On June 4, the U.S. Court of Appeals for the Seventh Circuit decided the case of John Crane, Inc., v. Shein Law Center, LTD and Benjamin Shein, et al., and affirmed the lower court’s ruling in favor of the defendants. The plaintiff filed a lawsuit in the U.S. District Court for the Northern District of Illinois alleging that the defendants were engaged in a conspiracy to defraud the plaintiff, a company that has manufactured products containing asbestos, and has been sued many times. In this case, the defendants filed lawsuits against the plaintiff in California, Pennsylvania and Texas, but the plaintiff alleged that the defendant law firm abused the discovery process regarding their clients’ exposure to asbestos from other manufacturers to “extort larger recoveries.” While the Court of Appeals acknowledges these claims are serious, it found that the District Court had no jurisdiction over the defendants, and this lawsuit must be dismissed.
On June 1, the U.S. Court of Appeals for the Fifth Circuit decided the case of State of Texas v. U.S., et al. The Court of Appeals held that the petition for mandamus filed by the State of Texas essentially seeking to compel the Nuclear Regulatory Commission (NRC) to establish a schedule for the operation of the Yucca Mountain, NV nuclear waste depository was untimely filed. The depository is very controversial in Nevada, and as a consequence, none of the many deadlines established by Congress have been met. As a result, considerable amounts of nuclear waste are held in Texas which the State of Texas argues should be transferred to Yucca Mountain, NV. However, the Court of Appeals notes that the 1982 Nuclear Waste Policy Act includes a “timeliness requirement,” which provides that any complaint must be filed in court no later than 180 days after the date the administrative decision, action, or failure to act, occurred. Therefore, the State of Texas finds itself in the posture of complaining about NRC actions that “came and went years ago,” and its resort to a continuing violations argument was, under these circumstances, unavailing.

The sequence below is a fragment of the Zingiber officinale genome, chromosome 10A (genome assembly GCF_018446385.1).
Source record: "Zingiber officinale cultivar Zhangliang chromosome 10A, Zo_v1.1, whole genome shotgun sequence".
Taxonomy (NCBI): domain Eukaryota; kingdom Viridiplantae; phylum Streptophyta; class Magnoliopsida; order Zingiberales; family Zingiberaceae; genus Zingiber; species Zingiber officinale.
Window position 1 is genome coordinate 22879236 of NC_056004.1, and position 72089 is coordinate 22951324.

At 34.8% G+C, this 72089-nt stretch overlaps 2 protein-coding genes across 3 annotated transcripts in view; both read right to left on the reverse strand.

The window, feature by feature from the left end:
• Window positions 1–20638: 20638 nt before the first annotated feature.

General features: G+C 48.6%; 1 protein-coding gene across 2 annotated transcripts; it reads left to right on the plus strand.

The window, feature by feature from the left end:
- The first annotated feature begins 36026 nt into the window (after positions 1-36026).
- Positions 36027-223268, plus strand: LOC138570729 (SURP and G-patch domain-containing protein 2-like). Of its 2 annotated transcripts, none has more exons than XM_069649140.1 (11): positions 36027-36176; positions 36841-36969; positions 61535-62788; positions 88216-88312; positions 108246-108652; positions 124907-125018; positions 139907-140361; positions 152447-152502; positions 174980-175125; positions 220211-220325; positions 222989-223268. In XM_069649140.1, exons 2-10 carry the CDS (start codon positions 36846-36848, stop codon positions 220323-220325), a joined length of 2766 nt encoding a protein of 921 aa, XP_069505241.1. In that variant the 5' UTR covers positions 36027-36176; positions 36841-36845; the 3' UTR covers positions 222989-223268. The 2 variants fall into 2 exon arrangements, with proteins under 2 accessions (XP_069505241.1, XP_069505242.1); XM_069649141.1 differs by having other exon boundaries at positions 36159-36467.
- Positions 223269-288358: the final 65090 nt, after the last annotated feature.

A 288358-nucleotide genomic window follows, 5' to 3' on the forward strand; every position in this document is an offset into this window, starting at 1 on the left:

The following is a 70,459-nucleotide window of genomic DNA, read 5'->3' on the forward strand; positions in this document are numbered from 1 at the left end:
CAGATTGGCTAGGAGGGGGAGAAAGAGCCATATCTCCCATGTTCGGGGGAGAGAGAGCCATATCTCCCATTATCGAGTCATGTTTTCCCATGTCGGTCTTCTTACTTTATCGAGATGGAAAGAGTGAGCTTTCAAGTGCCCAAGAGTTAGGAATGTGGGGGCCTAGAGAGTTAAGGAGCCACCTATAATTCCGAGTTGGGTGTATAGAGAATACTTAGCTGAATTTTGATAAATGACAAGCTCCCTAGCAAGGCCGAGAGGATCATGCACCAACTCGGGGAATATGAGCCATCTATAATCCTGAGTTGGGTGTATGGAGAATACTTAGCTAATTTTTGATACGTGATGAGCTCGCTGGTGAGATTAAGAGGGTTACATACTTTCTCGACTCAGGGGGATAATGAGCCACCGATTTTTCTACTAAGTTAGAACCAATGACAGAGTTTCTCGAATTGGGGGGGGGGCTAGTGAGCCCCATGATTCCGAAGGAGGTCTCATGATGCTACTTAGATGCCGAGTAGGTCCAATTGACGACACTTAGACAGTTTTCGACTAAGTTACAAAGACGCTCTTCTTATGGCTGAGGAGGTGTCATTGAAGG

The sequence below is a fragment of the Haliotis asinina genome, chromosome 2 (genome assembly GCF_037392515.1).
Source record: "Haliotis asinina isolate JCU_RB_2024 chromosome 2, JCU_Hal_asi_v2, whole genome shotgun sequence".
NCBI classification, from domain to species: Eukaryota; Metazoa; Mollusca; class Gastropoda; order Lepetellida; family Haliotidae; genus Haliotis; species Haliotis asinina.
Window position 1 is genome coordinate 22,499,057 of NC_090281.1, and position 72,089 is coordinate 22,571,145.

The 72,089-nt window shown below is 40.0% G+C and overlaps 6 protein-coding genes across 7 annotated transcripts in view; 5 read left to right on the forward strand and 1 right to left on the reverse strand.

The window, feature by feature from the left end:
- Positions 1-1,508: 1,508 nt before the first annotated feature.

On June 6, the U.S. Court of Appeals for the Second Circuit held, in the matter of In re: World Trade Center Lower Manhattan Disaster Site Litigation, that the District Court’s decision to dismiss, as being time-barred, many claims alleging tort and labor law claims arising from the plaintiffs’ participation in post -9/11 cleanup efforts must be vacated. After the initial dismissal, the New York Legislature enacted a special law which revived for one year all of these otherwise time-barred claims. However, in response the arguments made by the defendant Battery Park City Authority, the District Court held that this new law was unconstitutional under the New York State Constitution. The Second Circuit certified two questions on state law to the New York Court of Appeals, which opined that the law is constitutional. With this opinion in hand, the Second Circuit held that the Battery Park City Authority lacked the capacity to challenge this law as unconstitutional, and therefore its challenge must be rejected. The case was then remanded to the District Court.